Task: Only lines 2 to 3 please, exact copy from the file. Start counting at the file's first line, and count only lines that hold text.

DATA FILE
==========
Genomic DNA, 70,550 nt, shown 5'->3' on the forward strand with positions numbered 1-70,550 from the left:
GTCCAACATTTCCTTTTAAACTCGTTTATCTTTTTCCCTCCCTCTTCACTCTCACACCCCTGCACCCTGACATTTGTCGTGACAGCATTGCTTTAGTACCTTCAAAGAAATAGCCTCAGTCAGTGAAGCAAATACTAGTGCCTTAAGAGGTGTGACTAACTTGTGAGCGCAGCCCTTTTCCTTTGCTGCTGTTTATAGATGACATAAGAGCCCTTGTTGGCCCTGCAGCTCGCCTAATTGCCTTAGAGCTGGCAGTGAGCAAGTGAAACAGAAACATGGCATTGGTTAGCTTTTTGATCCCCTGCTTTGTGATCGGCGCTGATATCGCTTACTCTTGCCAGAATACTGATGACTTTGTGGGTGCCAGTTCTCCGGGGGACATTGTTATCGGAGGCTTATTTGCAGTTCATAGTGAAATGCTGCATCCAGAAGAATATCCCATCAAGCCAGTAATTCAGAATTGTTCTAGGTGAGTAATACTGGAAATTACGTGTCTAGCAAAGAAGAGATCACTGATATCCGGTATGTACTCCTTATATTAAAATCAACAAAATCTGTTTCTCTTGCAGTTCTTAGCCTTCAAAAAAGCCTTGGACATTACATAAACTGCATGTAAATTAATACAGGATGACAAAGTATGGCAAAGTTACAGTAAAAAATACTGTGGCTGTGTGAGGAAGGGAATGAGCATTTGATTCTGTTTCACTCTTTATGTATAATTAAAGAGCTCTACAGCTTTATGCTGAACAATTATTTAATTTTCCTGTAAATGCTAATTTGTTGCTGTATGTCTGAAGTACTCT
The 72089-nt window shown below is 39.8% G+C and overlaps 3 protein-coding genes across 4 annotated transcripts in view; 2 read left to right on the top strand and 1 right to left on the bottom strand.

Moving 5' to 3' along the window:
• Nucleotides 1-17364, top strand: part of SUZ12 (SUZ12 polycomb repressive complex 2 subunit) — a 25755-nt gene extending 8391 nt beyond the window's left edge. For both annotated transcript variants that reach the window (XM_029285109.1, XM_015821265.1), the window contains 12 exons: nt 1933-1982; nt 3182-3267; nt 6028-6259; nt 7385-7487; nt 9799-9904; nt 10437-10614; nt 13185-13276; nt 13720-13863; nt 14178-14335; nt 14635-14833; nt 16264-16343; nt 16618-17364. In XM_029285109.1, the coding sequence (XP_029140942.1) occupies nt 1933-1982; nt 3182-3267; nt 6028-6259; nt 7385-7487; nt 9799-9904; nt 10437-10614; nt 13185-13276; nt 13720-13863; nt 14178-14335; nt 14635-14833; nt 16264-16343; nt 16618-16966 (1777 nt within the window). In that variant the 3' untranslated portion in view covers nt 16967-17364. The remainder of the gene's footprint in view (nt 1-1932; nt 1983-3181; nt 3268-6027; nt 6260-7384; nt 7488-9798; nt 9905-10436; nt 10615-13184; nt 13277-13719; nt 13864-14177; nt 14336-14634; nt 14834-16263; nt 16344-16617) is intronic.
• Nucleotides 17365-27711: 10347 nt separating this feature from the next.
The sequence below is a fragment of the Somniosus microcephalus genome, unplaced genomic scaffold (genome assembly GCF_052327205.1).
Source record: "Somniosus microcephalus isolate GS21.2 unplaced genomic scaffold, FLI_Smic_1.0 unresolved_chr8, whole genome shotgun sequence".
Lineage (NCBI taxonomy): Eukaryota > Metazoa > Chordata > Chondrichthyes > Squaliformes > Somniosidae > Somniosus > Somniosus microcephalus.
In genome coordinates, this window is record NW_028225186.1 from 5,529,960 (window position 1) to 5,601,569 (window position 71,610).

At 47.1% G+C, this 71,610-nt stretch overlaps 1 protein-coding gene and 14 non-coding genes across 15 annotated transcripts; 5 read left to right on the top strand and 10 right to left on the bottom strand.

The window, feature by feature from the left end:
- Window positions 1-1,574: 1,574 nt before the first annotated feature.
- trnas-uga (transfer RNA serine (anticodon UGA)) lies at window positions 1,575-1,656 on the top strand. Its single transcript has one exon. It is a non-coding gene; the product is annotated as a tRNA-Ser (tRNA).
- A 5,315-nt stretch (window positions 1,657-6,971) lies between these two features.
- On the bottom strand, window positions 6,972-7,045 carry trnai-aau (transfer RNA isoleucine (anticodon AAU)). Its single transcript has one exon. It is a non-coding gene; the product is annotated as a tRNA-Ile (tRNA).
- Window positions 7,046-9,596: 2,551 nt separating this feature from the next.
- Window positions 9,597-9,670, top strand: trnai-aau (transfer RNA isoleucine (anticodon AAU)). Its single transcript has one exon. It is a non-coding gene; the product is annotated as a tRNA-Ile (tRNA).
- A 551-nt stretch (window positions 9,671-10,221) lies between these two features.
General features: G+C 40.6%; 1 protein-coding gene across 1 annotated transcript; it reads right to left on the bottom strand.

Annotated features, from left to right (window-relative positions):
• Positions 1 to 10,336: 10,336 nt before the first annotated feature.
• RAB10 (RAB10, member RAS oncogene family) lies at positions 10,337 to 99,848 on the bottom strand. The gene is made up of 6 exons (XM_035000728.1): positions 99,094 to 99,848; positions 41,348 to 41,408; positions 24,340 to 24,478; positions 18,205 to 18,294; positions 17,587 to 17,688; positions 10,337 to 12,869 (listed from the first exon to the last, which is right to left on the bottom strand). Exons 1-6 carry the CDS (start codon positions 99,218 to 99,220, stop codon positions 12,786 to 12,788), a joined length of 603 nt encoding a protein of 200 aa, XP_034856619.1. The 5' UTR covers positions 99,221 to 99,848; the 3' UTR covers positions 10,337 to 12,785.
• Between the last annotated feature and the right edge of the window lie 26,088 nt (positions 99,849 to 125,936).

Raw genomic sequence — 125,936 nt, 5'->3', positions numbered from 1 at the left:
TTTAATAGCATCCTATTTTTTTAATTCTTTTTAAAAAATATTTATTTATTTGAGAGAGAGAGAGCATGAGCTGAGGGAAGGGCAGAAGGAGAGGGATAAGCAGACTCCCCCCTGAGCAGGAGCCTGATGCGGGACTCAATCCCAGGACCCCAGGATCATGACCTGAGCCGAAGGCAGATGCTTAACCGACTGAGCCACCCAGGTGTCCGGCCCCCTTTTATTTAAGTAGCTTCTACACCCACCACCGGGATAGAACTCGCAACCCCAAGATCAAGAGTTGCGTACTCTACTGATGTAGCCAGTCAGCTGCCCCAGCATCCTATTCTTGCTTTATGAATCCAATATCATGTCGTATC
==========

GTCCAACATTTCCTTTTAAACTCGTTTATCTTTTTCCCTCCCTCTTCACTCTCACACCCCTGCACCCTGACATTTGTCGTGACAGCATTGCTTTAGTACCTTCAAAGAAATAGCCTCAGTCAGTGAAGCAAATACTAGTGCCTTAAGAGGTGTGACTAACTTGTGAGCGCAGCCCTTTTCCTTTGCTGCTGTTTATAGATGACATAAGAGCCCTTGTTGGCCCTGCAGCTCGCCTAATTGCCTTAGAGCTGGCAGTGAGCAAGTGAAACAGAAACATGGCATTGGTTAGCTTTTTGATCCCCTGCTTTGTGATCGGCGCTGATATCGCTTACTCTTGCCAGAATACTGATGACTTTGTGGGTGCCAGTTCTCCGGGGGACATTGTTATCGGAGGCTTATTTGCAGTTCATAGTGAAATGCTGCATCCAGAAGAATATCCCATCAAGCCAGTAATTCAGAATTGTTCTAGGTGAGTAATACTGGAAATTACGTGTCTAGCAAAGAAGAGATCACTGATATCCGGTATGTACTCCTTATATTAAAATCAACAAAATCTGTTTCTCTTGCAGTTCTTAGCCTTCAAAAAAGCCTTGGACATTACATAAACTGCATGTAAATTAATACAGGATGACAAAGTATGGCAAAGTTACAGTAAAAAATACTGTGGCTGTGTGAGGAAGGGAATGAGCATTTGATTCTGTTTCACTCTTTATGTATAATTAAAGAGCTCTACAGCTTTATGCTGAACAATTATTTAATTTTCCTGTAAATGCTAATTTGTTGCTGTATGTCTGAAGTACTCT
The 72089-nt window shown below is 39.8% G+C and overlaps 3 protein-coding genes across 4 annotated transcripts in view; 2 read left to right on the top strand and 1 right to left on the bottom strand.